Death of Hurley Green Sr, Elder Black Journalist - Tribute by Hurley Green III, and National Black Wall Street Leader

Sad news learning of the death of the elder Hurley Green Sr of The Independent Bulletin Newspaper, one of the legendary Black community newspapers. I shall never forget him allowing me to be teen columnist back in 1977 after he saw me as a youth activist on Harry Porterfield's "Someone You Should Know" on CBS-TV and gave me a youth voice and column called "The Teen Scene". From 'generation to generation' I am glad to be associated with Hurley Green III as he continues The Independent Bulletin legacy. Our prayers to Hurley Green III and God bless the life and legacy of Hurley Green Sr !!  I salute Hurley Green Green Sr for the role he played in lifting me up personally and professionally from my youth to adult. 

Today on behalf of National Black Wall Street Chicago and The National Black Wall Street USA Organization we salute Hurley Green Sr for his lifelong "Black Wall Street" legacy of Black economic, community empowerment and his commitment to lifting up his voice as well as so many other needed independent voices from the Black community (Mark S. Allen, veteran activist, Chicago Chairman of National Black Wall Street Chicago and Chief of Staff to Rev. Michael Carter, National Black Wall Street USA)

NATIONAL BLACK WALL STREET SALUTES HURLEY GREEN, SR

 

 

HURLEY GREEN, SR 

Noted Journalist, Editor, Newspaper Publisher, Television personality and Catalyst for Change...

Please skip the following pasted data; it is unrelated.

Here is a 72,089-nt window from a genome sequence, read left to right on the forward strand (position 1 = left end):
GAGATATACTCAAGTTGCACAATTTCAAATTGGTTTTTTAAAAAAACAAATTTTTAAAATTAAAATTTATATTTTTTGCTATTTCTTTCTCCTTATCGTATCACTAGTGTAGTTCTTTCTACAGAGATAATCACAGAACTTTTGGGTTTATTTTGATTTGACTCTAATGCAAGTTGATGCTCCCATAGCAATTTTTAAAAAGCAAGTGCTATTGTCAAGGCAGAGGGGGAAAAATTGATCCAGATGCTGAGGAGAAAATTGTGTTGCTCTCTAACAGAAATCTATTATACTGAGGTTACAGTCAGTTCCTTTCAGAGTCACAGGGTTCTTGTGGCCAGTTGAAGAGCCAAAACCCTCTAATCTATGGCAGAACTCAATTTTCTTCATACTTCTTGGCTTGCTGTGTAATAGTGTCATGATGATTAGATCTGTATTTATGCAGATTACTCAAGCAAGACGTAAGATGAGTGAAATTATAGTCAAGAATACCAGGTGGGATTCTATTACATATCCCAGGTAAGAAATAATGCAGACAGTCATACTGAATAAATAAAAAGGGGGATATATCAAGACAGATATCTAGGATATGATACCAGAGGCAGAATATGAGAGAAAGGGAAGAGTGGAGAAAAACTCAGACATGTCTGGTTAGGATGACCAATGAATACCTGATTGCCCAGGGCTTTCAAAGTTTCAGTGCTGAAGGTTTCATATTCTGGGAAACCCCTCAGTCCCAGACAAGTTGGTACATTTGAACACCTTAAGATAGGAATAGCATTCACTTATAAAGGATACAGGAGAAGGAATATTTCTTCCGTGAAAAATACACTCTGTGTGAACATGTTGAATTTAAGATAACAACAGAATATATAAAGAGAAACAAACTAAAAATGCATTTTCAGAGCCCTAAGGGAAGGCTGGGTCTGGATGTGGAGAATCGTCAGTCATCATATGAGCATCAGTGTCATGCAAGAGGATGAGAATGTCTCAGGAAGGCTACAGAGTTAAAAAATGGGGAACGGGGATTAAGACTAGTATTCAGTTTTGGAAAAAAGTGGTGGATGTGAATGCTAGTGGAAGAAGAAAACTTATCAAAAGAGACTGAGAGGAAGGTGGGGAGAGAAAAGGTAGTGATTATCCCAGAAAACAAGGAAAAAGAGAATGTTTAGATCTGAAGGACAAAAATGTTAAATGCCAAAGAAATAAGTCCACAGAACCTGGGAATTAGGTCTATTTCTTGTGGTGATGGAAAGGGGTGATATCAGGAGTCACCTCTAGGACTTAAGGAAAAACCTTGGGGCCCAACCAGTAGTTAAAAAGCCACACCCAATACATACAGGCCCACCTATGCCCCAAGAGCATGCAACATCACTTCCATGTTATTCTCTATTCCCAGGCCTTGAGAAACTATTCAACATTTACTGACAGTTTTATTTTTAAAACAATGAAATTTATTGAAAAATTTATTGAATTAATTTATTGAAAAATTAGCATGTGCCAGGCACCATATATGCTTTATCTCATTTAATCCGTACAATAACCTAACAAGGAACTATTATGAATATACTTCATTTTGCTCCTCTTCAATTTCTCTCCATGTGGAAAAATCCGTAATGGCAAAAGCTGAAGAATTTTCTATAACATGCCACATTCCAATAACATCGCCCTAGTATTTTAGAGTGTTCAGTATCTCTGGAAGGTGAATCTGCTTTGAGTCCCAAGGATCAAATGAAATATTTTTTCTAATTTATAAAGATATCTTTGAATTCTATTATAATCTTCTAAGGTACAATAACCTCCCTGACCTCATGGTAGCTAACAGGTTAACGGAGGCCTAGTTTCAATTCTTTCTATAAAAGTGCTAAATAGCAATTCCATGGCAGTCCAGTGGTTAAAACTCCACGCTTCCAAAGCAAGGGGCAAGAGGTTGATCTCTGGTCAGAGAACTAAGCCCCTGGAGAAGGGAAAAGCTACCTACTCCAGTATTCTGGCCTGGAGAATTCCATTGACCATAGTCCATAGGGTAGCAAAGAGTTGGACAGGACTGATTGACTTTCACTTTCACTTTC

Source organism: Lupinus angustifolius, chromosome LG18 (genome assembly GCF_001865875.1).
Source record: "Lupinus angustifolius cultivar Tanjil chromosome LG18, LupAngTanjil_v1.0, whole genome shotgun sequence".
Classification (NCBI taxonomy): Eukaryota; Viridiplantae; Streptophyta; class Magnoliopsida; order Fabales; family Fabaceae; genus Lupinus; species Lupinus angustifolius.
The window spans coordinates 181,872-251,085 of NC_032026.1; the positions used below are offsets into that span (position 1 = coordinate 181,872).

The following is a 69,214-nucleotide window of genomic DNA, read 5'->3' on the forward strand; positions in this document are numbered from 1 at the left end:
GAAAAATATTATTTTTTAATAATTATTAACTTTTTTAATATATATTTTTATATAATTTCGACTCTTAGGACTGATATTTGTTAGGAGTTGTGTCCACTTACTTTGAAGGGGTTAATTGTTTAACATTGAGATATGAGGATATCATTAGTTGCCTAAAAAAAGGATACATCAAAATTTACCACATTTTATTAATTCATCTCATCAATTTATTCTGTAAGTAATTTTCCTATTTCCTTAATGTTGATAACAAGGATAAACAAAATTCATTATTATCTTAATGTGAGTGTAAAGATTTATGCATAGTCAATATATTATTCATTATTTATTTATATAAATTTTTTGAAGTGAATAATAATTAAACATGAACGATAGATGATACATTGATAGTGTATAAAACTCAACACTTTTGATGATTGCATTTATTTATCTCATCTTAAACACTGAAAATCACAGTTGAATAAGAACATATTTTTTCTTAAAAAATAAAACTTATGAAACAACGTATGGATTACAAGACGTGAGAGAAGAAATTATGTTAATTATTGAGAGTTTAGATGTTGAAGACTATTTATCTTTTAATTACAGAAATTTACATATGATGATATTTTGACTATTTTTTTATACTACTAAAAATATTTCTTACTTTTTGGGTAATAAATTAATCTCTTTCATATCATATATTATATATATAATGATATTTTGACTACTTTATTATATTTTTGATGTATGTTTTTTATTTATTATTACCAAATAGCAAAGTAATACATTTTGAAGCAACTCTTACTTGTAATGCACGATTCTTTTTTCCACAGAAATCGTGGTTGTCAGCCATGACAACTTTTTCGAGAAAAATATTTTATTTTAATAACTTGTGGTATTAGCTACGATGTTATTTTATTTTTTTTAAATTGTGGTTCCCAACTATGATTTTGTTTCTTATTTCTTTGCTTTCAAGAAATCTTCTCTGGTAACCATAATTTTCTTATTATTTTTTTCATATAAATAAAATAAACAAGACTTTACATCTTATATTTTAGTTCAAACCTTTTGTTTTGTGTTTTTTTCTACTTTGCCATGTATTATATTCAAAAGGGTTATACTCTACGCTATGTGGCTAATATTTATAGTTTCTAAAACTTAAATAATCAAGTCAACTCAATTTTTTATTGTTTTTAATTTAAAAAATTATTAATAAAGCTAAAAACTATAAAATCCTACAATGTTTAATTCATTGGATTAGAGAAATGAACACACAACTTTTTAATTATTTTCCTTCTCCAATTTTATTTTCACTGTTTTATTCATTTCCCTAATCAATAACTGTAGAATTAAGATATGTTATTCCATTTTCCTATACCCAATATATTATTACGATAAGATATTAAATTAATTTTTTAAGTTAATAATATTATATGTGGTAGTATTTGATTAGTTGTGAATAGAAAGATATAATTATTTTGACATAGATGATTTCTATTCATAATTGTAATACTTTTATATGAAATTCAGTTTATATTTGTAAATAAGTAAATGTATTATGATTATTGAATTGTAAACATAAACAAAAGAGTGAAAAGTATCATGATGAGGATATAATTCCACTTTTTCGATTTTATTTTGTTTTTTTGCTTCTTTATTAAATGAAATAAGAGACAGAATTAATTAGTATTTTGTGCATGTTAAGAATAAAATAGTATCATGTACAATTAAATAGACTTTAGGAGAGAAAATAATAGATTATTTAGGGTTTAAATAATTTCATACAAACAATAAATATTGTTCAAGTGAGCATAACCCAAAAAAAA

©  by Hurley Green III

 

Background: Born April 13, 1927 in Beaumont, Texas to Bertha and Hurley Green. Moved with his mom to Chicago as a youngster and attended/graduated from Burke Elementary School and later from DuSable High School, where he met and would eventually marry high school sweetheart classmate Thelma Mills Green. Born to that union was my younger  brother Lee and myself. He graduated from Wilson Junior College and later completed his higher education at Columbia College. He placed a high premium on education for my brother and myself.

 

MILITARY SERVICE:  Served in the U.S. Air Force and was honorobly discharged in 1948. His G.I. Bill and VA loan benefits helped our family in later life

 

COMMUNITY RESIDENCE:  In 1952-54, his young family was located in the 1400 block of E. 60th, near Midway Plaisance; while he worked at the Post Office. We later spent a hot second in Altgeld Gardens from 1954-56 (back then it was only supposed to be a stepping stone, with a two year residence-limit) and by then the family funds grew large enough to allow us to move back in the city to Chatham, on 79th-Rhodes. In 1958, we moved to 74th-Stewart (ANOTHER third floor apartment, but larger rooms) for the next five years. “Our next place will be a house,” my father promised. With both parents now working, that dream became a reality in 1963, as we finally moved to a home on 73rd-Green. I later learned that my parents were renting it with an option to buy, but all I knew then was that we now had our own bedrooms, a big back yard, and a basement for the very first time.

The culturally changing community of South Shore was our next stop: An attractive dark brown “gingerbread house” on 76th-Euclid was the real deal: purchased from a Jewish homeowner who may have been the last to leave the neighborhood, and we had  our first true home.in 1967. Dad was now a part-time state Parole Agent and a successful full-time Account Manager for the prestigious Campbell-Methune Ad agency. He was also feature writing for a community newspaper for which would soon become editor.and  later  publisher. Somehow he also found time to serve as Director of the United Negro College Fund for two years.